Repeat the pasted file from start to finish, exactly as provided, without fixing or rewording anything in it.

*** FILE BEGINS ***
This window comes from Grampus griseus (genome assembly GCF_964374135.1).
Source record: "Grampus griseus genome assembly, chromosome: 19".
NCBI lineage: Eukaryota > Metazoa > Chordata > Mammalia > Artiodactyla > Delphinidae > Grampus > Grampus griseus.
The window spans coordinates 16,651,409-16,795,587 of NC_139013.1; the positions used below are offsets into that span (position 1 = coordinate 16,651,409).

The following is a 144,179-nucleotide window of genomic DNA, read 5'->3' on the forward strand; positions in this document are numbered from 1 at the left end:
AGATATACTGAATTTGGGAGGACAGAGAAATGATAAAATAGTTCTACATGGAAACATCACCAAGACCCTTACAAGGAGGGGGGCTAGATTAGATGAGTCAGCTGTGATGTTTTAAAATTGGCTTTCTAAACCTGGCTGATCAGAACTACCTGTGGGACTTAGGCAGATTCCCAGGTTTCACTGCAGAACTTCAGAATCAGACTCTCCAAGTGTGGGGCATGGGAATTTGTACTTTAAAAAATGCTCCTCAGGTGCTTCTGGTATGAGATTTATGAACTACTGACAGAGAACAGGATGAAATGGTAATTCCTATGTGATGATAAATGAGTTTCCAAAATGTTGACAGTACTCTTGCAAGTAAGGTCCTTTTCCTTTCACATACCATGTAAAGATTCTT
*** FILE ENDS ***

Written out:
This window comes from Grampus griseus (genome assembly GCF_964374135.1).
Source record: "Grampus griseus genome assembly, chromosome: 19".
NCBI lineage: Eukaryota > Metazoa > Chordata > Mammalia > Artiodactyla > Delphinidae > Grampus > Grampus griseus.
The window spans coordinates 16,651,409-16,795,587 of NC_139013.1; the positions used below are offsets into that span (position 1 = coordinate 16,651,409).

The following is a 144,179-nucleotide window of genomic DNA, read 5'->3' on the forward strand; positions in this document are numbered from 1 at the left end:
AGATATACTGAATTTGGGAGGACAGAGAAATGATAAAATAGTTCTACATGGAAACATCACCAAGACCCTTACAAGGAGGGGGGCTAGATTAGATGAGTCAGCTGTGATGTTTTAAAATTGGCTTTCTAAACCTGGCTGATCAGAACTACCTGTGGGACTTAGGCAGATTCCCAGGTTTCACTGCAGAACTTCAGAATCAGACTCTCCAAGTGTGGGGCATGGGAATTTGTACTTTAAAAAATGCTCCTCAGGTGCTTCTGGTATGAGATTTATGAACTACTGACAGAGAACAGGATGAAATGGTAATTCCTATGTGATGATAAATGAGTTTCCAAAATGTTGACAGTACTCTTGCAAGTAAGGTCCTTTTCCTTTCACATACCATGTAAAGATTCTT